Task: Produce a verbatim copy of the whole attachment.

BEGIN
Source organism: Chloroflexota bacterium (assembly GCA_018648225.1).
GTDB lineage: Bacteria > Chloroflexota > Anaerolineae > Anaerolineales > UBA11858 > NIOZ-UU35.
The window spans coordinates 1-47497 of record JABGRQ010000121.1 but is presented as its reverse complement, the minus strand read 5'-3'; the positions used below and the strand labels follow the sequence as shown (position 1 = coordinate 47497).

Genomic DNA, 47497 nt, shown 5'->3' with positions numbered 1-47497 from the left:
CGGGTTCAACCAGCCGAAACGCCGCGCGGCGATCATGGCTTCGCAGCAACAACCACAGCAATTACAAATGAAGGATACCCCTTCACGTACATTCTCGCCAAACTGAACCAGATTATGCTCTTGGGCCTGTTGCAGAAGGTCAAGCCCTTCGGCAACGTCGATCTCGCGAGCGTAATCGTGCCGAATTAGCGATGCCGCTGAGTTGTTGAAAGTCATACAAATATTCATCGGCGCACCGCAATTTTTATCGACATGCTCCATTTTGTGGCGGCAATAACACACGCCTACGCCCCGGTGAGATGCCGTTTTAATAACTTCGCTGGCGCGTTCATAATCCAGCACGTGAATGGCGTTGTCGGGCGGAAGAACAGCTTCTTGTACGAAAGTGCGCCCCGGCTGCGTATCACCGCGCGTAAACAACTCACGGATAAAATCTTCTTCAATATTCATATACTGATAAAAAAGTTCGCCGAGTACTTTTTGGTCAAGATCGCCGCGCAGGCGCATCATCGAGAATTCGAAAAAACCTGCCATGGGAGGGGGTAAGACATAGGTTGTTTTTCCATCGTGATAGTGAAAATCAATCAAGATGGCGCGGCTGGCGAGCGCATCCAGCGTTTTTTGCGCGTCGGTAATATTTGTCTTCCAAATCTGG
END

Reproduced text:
Source organism: Chloroflexota bacterium (assembly GCA_018648225.1).
GTDB lineage: Bacteria > Chloroflexota > Anaerolineae > Anaerolineales > UBA11858 > NIOZ-UU35.
The window spans coordinates 1-47497 of record JABGRQ010000121.1 but is presented as its reverse complement, the minus strand read 5'-3'; the positions used below and the strand labels follow the sequence as shown (position 1 = coordinate 47497).

Genomic DNA, 47497 nt, shown 5'->3' with positions numbered 1-47497 from the left:
CGGGTTCAACCAGCCGAAACGCCGCGCGGCGATCATGGCTTCGCAGCAACAACCACAGCAATTACAAATGAAGGATACCCCTTCACGTACATTCTCGCCAAACTGAACCAGATTATGCTCTTGGGCCTGTTGCAGAAGGTCAAGCCCTTCGGCAACGTCGATCTCGCGAGCGTAATCGTGCCGAATTAGCGATGCCGCTGAGTTGTTGAAAGTCATACAAATATTCATCGGCGCACCGCAATTTTTATCGACATGCTCCATTTTGTGGCGGCAATAACACACGCCTACGCCCCGGTGAGATGCCGTTTTAATAACTTCGCTGGCGCGTTCATAATCCAGCACGTGAATGGCGTTGTCGGGCGGAAGAACAGCTTCTTGTACGAAAGTGCGCCCCGGCTGCGTATCACCGCGCGTAAACAACTCACGGATAAAATCTTCTTCAATATTCATATACTGATAAAAAAGTTCGCCGAGTACTTTTTGGTCAAGATCGCCGCGCAGGCGCATCATCGAGAATTCGAAAAAACCTGCCATGGGAGGGGGTAAGACATAGGTTGTTTTTCCATCGTGATAGTGAAAATCAATCAAGATGGCGCGGCTGGCGAGCGCATCCAGCGTTTTTTGCGCGTCGGTAATATTTGTCTTCCAAATCTGG